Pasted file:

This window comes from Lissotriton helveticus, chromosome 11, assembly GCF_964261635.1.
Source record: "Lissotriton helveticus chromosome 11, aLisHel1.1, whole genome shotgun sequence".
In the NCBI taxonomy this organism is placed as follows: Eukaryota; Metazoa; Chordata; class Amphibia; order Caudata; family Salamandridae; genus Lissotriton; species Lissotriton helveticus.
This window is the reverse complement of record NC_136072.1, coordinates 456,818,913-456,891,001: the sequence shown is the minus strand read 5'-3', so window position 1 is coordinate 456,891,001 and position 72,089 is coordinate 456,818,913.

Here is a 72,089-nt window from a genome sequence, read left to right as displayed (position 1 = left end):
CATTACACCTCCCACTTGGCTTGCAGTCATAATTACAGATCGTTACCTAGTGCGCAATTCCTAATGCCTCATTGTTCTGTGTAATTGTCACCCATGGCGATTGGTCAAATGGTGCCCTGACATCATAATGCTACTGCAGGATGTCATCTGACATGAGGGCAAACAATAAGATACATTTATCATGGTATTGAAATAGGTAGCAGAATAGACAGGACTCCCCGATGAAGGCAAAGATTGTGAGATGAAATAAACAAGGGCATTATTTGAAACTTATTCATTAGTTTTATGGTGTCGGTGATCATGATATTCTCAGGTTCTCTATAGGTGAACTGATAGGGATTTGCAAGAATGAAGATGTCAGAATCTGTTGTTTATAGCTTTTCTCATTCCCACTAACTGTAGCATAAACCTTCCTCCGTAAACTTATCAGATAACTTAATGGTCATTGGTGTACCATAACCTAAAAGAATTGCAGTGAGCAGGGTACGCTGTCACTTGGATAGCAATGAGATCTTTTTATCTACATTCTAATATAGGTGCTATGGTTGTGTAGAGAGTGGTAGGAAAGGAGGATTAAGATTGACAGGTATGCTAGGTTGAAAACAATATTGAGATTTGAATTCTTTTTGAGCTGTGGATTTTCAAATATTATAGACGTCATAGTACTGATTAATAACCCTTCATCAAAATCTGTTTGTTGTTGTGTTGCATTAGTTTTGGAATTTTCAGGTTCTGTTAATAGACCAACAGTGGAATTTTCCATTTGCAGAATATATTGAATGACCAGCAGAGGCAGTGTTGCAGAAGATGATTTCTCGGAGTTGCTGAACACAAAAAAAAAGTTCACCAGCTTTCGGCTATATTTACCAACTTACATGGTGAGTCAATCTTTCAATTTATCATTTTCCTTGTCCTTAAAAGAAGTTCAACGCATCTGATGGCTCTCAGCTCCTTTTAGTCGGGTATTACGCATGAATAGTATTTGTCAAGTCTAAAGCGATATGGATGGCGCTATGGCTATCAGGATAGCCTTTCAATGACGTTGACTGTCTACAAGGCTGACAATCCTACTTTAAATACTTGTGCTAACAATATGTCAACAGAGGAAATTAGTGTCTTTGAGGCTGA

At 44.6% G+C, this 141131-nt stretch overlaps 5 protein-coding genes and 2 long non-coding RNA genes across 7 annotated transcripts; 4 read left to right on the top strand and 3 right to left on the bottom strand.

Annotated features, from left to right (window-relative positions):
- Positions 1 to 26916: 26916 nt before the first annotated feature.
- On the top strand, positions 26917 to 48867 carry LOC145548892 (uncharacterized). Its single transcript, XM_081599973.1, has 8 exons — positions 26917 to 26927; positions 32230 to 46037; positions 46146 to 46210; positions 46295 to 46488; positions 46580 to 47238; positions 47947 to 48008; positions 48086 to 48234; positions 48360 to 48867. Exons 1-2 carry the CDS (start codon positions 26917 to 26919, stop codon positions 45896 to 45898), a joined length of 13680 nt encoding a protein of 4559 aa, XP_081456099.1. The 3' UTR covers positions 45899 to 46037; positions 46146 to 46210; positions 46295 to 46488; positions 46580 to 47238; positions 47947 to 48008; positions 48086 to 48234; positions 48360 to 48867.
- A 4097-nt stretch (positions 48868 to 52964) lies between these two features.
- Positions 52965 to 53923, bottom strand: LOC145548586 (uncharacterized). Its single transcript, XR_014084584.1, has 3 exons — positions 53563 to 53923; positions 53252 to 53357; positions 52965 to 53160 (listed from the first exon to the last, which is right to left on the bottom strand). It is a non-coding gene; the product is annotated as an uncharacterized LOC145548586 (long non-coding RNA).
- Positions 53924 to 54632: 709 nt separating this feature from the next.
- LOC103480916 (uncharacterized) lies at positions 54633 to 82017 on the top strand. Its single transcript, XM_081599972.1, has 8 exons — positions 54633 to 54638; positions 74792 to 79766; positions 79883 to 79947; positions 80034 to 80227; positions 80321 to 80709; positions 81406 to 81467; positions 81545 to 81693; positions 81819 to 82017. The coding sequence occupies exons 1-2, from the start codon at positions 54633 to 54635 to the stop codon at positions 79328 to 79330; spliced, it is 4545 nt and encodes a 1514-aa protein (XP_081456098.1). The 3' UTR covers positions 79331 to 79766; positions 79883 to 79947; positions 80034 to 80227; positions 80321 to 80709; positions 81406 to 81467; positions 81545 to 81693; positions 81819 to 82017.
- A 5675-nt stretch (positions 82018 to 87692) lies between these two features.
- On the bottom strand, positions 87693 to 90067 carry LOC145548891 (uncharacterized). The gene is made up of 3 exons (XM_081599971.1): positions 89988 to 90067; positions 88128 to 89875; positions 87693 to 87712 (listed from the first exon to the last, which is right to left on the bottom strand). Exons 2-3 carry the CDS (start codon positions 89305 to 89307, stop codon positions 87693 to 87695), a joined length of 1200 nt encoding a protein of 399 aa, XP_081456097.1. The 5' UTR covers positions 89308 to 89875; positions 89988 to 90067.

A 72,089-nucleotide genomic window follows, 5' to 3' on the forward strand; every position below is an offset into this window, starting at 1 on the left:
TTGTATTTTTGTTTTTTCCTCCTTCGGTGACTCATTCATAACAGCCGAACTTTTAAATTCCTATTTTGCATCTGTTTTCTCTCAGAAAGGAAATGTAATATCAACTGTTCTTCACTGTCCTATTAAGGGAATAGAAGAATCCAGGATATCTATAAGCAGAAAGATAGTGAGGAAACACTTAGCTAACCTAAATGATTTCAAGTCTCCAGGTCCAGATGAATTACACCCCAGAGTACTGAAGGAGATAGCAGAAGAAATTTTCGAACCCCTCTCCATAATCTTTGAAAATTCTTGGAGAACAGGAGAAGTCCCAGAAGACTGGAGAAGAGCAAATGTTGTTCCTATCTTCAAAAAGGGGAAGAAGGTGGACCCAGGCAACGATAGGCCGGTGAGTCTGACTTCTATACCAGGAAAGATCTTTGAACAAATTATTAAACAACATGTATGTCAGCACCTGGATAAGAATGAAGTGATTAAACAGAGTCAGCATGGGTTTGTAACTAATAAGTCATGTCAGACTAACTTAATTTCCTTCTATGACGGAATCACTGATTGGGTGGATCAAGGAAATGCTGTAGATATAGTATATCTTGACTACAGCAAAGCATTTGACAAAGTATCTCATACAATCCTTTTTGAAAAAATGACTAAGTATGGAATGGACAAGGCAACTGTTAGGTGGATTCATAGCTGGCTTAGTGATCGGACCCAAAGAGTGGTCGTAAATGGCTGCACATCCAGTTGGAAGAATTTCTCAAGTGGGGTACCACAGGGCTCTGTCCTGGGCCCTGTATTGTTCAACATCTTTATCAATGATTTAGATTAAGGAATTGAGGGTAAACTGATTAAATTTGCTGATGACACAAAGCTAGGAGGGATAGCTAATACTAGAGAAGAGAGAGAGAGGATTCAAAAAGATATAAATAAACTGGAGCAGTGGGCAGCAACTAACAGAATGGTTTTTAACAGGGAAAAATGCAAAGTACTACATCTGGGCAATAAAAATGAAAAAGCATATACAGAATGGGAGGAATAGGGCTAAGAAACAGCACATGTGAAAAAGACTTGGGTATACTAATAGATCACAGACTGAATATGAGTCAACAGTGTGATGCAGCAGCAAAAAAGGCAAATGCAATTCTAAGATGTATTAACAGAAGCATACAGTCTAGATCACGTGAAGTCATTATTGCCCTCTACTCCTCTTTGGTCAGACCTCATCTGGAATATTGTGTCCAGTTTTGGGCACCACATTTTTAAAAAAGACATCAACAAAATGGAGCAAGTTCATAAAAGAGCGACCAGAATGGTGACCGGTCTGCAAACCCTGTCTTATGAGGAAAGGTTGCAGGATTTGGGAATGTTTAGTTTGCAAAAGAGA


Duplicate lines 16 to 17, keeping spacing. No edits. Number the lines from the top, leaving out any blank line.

- On the bottom strand, positions 87693 to 90067 carry LOC145548891 (uncharacterized). The gene is made up of 3 exons (XM_081599971.1): positions 89988 to 90067; positions 88128 to 89875; positions 87693 to 87712 (listed from the first exon to the last, which is right to left on the bottom strand). Exons 2-3 carry the CDS (start codon positions 89305 to 89307, stop codon positions 87693 to 87695), a joined length of 1200 nt encoding a protein of 399 aa, XP_081456097.1. The 5' UTR covers positions 89308 to 89875; positions 89988 to 90067.

A 72,089-nucleotide genomic window follows, 5' to 3' on the forward strand; every position below is an offset into this window, starting at 1 on the left: